Ambiguity and Social Interaction
Posted: 27 Mar 2009
Date Written: April 2009
A decision-maker is said to have an ambiguous belief if it is not precise enough to be represented by a single probability distribution. The pervasive assumption in game theoretic models in economics is that players' beliefs are unambiguous. This paper argues, drawing on examples from economics and politics, that it may be illuminating, in instances, to model players as having ambiguous beliefs. Optimistic and pessimistic responses to ambiguity are formally modelled. We show that pessimism has the effect of increasing (decreasing) equilibrium prices under Cournot (Bertrand) competition. In addition the effects of ambiguity on peace-making are examined. It is shown that ambiguity may select equilibria in coordination games with multiple equilibria. Some comparative statics results are derived for the impact of ambiguity in games with strategic complements.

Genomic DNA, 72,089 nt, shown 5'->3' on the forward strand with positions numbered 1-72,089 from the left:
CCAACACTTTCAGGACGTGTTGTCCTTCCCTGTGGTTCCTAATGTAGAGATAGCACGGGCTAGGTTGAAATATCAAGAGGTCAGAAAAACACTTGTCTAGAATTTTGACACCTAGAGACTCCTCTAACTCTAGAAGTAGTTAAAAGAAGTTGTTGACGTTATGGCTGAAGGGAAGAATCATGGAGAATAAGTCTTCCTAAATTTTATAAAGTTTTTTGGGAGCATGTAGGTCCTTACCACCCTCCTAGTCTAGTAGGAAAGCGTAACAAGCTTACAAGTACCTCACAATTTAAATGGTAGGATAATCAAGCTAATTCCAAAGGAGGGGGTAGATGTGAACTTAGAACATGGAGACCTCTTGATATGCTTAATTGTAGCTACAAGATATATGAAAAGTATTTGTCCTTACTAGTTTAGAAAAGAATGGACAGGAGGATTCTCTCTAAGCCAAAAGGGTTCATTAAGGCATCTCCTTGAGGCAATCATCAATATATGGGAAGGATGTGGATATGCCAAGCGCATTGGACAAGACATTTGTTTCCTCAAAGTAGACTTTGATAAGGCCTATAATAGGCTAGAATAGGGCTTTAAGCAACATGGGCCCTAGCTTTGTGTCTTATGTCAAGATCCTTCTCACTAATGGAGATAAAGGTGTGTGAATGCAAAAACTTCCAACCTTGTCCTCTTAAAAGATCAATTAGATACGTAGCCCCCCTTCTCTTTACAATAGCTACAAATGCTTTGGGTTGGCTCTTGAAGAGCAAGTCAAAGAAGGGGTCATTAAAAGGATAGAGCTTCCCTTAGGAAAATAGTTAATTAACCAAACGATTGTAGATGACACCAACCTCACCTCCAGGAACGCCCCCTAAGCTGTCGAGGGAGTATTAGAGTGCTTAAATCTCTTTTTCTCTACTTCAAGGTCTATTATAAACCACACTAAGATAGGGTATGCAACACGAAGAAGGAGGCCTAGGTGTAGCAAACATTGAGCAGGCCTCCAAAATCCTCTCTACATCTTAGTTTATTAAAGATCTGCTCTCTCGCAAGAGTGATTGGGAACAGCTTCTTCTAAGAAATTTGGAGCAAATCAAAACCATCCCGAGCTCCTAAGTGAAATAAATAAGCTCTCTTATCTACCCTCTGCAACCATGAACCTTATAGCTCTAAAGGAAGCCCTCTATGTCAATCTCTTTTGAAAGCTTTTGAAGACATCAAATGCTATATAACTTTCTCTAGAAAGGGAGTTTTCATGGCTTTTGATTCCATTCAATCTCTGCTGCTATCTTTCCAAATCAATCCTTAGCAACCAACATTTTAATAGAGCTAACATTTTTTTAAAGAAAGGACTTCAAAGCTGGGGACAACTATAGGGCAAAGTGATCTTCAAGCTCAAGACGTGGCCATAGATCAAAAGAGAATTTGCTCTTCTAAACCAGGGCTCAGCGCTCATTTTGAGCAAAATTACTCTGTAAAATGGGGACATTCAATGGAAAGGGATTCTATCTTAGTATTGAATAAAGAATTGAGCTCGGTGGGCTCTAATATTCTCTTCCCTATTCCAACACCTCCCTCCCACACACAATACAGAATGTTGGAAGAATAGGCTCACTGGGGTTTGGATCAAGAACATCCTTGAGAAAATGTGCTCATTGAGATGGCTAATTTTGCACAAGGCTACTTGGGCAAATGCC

JEL Classification: C72, D43, D62, D81
Suggested Citation: Suggested Citation